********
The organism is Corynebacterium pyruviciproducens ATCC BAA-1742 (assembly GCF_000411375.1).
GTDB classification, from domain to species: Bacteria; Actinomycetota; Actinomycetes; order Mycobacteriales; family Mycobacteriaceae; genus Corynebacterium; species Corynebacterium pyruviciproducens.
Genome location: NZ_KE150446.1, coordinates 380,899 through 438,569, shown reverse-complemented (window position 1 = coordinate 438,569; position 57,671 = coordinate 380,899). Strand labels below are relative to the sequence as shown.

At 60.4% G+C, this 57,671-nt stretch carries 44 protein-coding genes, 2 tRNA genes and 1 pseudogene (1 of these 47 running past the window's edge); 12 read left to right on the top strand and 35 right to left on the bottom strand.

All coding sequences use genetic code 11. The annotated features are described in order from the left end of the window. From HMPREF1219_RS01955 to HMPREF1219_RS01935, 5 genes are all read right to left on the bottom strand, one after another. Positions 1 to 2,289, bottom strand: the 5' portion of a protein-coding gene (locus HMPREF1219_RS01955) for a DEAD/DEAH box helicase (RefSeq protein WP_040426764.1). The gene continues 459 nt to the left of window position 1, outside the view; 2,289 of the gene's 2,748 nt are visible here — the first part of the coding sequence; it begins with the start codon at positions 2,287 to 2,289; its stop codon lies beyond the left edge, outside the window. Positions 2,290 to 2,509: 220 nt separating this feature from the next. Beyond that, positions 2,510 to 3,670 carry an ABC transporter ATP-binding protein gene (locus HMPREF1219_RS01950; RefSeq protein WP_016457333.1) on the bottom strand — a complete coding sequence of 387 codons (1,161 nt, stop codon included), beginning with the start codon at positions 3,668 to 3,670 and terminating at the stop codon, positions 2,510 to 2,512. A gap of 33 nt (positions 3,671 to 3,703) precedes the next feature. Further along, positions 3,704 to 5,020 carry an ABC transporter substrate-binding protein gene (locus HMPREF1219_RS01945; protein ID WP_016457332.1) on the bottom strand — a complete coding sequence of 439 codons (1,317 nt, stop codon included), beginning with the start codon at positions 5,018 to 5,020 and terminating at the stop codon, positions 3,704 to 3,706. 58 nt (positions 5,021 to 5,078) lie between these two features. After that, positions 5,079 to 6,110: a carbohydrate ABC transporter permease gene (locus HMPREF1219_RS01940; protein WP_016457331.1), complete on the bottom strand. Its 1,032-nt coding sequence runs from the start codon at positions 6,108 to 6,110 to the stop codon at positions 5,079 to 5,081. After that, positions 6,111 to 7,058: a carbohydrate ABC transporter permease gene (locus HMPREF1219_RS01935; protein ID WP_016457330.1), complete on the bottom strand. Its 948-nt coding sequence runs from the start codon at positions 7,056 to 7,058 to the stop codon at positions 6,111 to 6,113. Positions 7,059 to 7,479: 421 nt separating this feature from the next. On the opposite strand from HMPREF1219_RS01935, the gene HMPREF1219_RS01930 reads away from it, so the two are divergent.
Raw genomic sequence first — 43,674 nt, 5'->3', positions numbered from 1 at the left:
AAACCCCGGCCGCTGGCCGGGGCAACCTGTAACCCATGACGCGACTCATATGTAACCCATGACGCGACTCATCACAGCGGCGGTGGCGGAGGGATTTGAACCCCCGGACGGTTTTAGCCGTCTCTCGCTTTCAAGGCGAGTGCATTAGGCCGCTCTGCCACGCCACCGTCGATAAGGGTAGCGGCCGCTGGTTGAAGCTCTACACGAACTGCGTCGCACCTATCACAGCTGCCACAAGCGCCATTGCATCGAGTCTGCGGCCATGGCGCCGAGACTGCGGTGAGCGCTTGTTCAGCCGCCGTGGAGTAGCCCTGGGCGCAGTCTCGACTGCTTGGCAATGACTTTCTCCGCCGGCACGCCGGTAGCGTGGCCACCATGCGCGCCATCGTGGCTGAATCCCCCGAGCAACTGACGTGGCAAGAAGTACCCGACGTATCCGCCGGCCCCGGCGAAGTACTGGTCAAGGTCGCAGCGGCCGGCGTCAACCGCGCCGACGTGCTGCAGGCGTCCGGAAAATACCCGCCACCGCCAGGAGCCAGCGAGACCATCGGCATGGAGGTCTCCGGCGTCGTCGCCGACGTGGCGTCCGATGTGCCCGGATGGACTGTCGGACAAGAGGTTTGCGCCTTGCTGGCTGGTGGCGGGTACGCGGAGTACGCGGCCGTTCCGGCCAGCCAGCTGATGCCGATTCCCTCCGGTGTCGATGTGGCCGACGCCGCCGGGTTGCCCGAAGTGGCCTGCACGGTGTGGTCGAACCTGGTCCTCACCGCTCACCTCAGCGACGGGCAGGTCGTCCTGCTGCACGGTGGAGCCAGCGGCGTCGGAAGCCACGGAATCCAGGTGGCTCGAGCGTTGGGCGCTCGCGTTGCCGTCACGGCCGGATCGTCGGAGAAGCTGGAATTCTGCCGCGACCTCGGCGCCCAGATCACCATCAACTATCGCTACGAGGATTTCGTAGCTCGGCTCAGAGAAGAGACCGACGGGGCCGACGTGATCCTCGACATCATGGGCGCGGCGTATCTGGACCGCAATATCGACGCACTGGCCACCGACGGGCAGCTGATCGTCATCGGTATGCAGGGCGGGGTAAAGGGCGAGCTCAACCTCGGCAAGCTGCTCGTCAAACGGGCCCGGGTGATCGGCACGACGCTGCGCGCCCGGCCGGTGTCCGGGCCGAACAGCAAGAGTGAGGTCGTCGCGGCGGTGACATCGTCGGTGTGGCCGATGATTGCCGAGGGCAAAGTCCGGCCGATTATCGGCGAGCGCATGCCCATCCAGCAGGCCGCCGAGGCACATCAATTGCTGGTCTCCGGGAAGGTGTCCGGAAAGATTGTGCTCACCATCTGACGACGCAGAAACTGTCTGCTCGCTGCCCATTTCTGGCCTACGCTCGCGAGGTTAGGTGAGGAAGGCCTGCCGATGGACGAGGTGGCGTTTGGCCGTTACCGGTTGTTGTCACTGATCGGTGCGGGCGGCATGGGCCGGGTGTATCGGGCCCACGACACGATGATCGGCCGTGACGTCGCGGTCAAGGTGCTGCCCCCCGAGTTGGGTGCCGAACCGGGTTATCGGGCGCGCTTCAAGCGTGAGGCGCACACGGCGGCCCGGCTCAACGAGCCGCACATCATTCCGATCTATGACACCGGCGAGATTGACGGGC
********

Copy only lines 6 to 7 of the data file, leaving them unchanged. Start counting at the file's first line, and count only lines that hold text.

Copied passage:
Raw genomic sequence first — 43,674 nt, 5'->3', positions numbered from 1 at the left:
AAACCCCGGCCGCTGGCCGGGGCAACCTGTAACCCATGACGCGACTCATATGTAACCCATGACGCGACTCATCACAGCGGCGGTGGCGGAGGGATTTGAACCCCCGGACGGTTTTAGCCGTCTCTCGCTTTCAAGGCGAGTGCATTAGGCCGCTCTGCCACGCCACCGTCGATAAGGGTAGCGGCCGCTGGTTGAAGCTCTACACGAACTGCGTCGCACCTATCACAGCTGCCACAAGCGCCATTGCATCGAGTCTGCGGCCATGGCGCCGAGACTGCGGTGAGCGCTTGTTCAGCCGCCGTGGAGTAGCCCTGGGCGCAGTCTCGACTGCTTGGCAATGACTTTCTCCGCCGGCACGCCGGTAGCGTGGCCACCATGCGCGCCATCGTGGCTGAATCCCCCGAGCAACTGACGTGGCAAGAAGTACCCGACGTATCCGCCGGCCCCGGCGAAGTACTGGTCAAGGTCGCAGCGGCCGGCGTCAACCGCGCCGACGTGCTGCAGGCGTCCGGAAAATACCCGCCACCGCCAGGAGCCAGCGAGACCATCGGCATGGAGGTCTCCGGCGTCGTCGCCGACGTGGCGTCCGATGTGCCCGGATGGACTGTCGGACAAGAGGTTTGCGCCTTGCTGGCTGGTGGCGGGTACGCGGAGTACGCGGCCGTTCCGGCCAGCCAGCTGATGCCGATTCCCTCCGGTGTCGATGTGGCCGACGCCGCCGGGTTGCCCGAAGTGGCCTGCACGGTGTGGTCGAACCTGGTCCTCACCGCTCACCTCAGCGACGGGCAGGTCGTCCTGCTGCACGGTGGAGCCAGCGGCGTCGGAAGCCACGGAATCCAGGTGGCTCGAGCGTTGGGCGCTCGCGTTGCCGTCACGGCCGGATCGTCGGAGAAGCTGGAATTCTGCCGCGACCTCGGCGCCCAGATCACCATCAACTATCGCTACGAGGATTTCGTAGCTCGGCTCAGAGAAGAGACCGACGGGGCCGACGTGATCCTCGACATCATGGGCGCGGCGTATCTGGACCGCAATATCGACGCACTGGCCACCGACGGGCAGCTGATCGTCATCGGTATGCAGGGCGGGGTAAAGGGCGAGCTCAACCTCGGCAAGCTGCTCGTCAAACGGGCCCGGGTGATCGGCACGACGCTGCGCGCCCGGCCGGTGTCCGGGCCGAACAGCAAGAGTGAGGTCGTCGCGGCGGTGACATCGTCGGTGTGGCCGATGATTGCCGAGGGCAAAGTCCGGCCGATTATCGGCGAGCGCATGCCCATCCAGCAGGCCGCCGAGGCACATCAATTGCTGGTCTCCGGGAAGGTGTCCGGAAAGATTGTGCTCACCATCTGACGACGCAGAAACTGTCTGCTCGCTGCCCATTTCTGGCCTACGCTCGCGAGGTTAGGTGAGGAAGGCCTGCCGATGGACGAGGTGGCGTTTGGCCGTTACCGGTTGTTGTCACTGATCGGTGCGGGCGGCATGGGCCGGGTGTATCGGGCCCACGACACGATGATCGGCCGTGACGTCGCGGTCAAGGTGCTGCCCCCCGAGTTGGGTGCCGAACCGGGTTATCGGGCGCGCTTCAAGCGTGAGGCGCACACGGCGGCCCGGCTCAACGAGCCGCACATCATTCCGATCTATGACACCGGCGAGATTGACGGGC